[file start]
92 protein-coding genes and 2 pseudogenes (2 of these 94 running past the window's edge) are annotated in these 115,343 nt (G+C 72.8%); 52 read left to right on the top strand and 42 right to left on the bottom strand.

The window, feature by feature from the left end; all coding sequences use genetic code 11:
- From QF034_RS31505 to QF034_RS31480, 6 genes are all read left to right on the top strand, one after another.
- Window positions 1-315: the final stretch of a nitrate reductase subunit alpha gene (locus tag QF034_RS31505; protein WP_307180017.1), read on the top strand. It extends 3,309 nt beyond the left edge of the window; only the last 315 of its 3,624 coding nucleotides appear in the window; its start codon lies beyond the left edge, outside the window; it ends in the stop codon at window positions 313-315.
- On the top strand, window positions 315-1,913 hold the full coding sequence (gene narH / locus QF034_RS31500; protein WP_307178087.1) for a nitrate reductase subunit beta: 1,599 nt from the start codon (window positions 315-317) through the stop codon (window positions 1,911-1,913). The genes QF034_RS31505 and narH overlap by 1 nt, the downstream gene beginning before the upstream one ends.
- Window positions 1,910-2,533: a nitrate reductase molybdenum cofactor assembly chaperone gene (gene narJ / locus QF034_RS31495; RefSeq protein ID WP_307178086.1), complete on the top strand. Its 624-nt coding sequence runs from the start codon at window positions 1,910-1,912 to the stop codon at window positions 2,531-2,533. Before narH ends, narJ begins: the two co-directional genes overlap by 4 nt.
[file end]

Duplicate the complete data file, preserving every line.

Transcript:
92 protein-coding genes and 2 pseudogenes (2 of these 94 running past the window's edge) are annotated in these 115,343 nt (G+C 72.8%); 52 read left to right on the top strand and 42 right to left on the bottom strand.

The window, feature by feature from the left end; all coding sequences use genetic code 11:
- From QF034_RS31505 to QF034_RS31480, 6 genes are all read left to right on the top strand, one after another.
- Window positions 1-315: the final stretch of a nitrate reductase subunit alpha gene (locus tag QF034_RS31505; protein WP_307180017.1), read on the top strand. It extends 3,309 nt beyond the left edge of the window; only the last 315 of its 3,624 coding nucleotides appear in the window; its start codon lies beyond the left edge, outside the window; it ends in the stop codon at window positions 313-315.
- On the top strand, window positions 315-1,913 hold the full coding sequence (gene narH / locus QF034_RS31500; protein WP_307178087.1) for a nitrate reductase subunit beta: 1,599 nt from the start codon (window positions 315-317) through the stop codon (window positions 1,911-1,913). The genes QF034_RS31505 and narH overlap by 1 nt, the downstream gene beginning before the upstream one ends.
- Window positions 1,910-2,533: a nitrate reductase molybdenum cofactor assembly chaperone gene (gene narJ / locus QF034_RS31495; RefSeq protein ID WP_307178086.1), complete on the top strand. Its 624-nt coding sequence runs from the start codon at window positions 1,910-1,912 to the stop codon at window positions 2,531-2,533. Before narH ends, narJ begins: the two co-directional genes overlap by 4 nt.